Training the Machines II

We wanted to thank all the Notes from Nature volunteers who helped with Training the Machines I, which focused on Prunus – the cherries, plums, almonds, peaches and nectarines.  We don’t yet have the accuracy of our NFN volunteers compared to a gold standard dataset we created, but we are hard at work on that. We do have reconciliations done, which provide some information about how consistent everyone was, and here are some of those results:  For flowers, there were 2775 strict matches (all three agreed) and 223 majority matches.  For fruits, there were 2,663 strict matches and 335 majority rule matches.  And for leaves unfolded, there were 2,589 matches and 409 majority rule matches.  These are mostly encouraging results!

We also are going to be looking at other interesting questions with the results from this expedition, including some trends in accuracy over time — does scoring more samples mean people get better at this? Or maybe fatigue sets in? We also want to look at accuracy over different species — some might be more challenging than others (we are looking at you, desert almond!). We also see if strict or majority are more likely to be right or wrong. Anyway, we have some key hypotheses to test and we are working on those results and will report more. And of course all this work will be feeding into approaches to scale up machine learning, which we think is exciting – and which we also will have more to share with you soon.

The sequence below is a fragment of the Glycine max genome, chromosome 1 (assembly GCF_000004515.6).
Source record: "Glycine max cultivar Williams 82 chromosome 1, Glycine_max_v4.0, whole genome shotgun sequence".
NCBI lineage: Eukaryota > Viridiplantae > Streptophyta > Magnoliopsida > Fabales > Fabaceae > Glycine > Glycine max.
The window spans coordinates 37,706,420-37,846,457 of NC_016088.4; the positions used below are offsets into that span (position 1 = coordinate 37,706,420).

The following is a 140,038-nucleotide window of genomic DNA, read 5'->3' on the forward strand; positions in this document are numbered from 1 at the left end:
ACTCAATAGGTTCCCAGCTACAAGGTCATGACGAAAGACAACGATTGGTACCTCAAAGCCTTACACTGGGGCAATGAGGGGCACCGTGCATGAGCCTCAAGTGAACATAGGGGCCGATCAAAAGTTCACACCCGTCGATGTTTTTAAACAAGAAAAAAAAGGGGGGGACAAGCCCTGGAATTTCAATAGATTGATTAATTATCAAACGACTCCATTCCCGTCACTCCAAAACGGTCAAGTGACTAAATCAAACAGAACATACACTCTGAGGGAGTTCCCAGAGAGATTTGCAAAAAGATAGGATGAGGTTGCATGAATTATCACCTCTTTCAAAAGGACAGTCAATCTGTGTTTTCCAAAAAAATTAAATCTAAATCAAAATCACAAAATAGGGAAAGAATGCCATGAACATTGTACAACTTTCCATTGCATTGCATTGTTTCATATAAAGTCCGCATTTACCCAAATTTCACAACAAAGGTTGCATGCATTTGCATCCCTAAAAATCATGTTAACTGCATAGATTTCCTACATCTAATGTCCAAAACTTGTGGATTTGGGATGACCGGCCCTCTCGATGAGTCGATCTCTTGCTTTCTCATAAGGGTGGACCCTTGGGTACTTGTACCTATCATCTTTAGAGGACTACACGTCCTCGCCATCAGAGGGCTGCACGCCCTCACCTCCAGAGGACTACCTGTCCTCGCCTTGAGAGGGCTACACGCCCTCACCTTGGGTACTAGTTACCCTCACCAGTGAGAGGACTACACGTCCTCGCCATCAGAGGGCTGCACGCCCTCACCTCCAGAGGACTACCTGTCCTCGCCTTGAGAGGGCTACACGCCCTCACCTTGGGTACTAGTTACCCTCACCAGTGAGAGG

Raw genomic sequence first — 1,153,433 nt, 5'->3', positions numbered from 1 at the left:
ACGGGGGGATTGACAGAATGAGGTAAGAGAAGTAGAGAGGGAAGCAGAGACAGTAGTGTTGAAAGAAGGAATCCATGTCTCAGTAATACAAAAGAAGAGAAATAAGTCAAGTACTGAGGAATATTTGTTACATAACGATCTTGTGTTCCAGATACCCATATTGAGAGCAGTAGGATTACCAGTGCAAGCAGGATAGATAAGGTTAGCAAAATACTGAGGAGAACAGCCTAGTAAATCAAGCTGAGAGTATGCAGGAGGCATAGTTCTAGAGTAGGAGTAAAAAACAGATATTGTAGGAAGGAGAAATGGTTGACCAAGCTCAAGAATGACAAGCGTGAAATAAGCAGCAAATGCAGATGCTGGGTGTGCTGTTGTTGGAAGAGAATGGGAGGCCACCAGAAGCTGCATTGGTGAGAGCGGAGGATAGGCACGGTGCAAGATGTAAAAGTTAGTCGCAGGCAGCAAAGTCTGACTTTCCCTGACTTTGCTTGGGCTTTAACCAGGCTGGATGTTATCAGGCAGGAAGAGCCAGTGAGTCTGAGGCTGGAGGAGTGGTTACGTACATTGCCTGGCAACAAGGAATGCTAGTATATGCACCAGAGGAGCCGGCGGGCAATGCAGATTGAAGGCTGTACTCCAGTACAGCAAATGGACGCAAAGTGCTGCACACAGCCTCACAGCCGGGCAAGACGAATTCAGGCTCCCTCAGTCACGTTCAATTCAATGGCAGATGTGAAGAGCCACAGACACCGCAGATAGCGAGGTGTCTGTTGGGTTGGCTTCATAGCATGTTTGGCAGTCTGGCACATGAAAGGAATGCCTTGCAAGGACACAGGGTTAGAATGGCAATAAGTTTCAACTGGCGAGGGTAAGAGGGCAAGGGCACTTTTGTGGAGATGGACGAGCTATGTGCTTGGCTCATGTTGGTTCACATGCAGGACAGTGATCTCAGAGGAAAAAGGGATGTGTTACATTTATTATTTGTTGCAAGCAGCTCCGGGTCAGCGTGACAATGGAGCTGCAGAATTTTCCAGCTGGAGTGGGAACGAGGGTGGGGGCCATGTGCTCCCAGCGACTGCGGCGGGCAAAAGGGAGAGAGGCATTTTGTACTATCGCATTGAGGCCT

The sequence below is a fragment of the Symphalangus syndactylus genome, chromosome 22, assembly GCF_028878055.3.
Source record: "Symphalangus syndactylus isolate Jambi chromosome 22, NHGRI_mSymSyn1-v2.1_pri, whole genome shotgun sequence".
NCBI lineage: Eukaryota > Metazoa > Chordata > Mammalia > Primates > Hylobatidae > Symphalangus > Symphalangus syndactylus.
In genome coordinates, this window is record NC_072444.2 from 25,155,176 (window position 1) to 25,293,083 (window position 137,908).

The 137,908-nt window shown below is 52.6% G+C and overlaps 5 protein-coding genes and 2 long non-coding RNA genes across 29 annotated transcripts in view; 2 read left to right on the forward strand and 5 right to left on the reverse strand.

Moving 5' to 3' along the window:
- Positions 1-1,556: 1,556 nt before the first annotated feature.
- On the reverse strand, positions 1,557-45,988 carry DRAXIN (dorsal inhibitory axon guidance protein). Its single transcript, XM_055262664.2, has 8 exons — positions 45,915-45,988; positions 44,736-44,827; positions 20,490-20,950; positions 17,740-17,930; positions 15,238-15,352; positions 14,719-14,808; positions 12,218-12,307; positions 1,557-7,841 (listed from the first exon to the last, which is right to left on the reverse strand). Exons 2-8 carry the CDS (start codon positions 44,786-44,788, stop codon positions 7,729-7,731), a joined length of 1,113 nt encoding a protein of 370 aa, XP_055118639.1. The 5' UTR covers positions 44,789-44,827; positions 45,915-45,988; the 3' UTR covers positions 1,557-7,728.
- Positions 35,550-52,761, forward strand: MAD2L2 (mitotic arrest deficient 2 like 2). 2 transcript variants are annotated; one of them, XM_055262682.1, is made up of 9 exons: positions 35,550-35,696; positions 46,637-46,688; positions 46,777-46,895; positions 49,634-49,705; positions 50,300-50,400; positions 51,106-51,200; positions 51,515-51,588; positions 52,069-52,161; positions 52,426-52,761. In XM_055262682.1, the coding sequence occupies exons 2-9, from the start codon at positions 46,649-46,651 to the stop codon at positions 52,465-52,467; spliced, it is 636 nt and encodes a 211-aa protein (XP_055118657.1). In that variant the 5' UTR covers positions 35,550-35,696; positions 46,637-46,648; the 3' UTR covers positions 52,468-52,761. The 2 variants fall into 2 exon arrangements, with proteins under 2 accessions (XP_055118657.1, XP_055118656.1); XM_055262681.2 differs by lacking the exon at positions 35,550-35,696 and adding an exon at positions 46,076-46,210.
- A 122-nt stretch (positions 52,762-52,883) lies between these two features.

We also need to ask for your help once more, this time on the plant group Acer, the maples. Acer, like Prunus, is well studied for phenology, and has an impressive historical and current record of observation. But Acer can also be challenging (talking to _you_, box elders!). So please pay close attention the help guides which can really help you out here.

Also, your work is really helping out @naturalista, who will be working on a dissertation chapter and papers comparing these results, so thank you so much for the help, and hopefully you will really enjoy this expedition focused on maples, an iconic shade tree that is especially valued in the heat of the summer.

— Rob Guralnick, University of Florida

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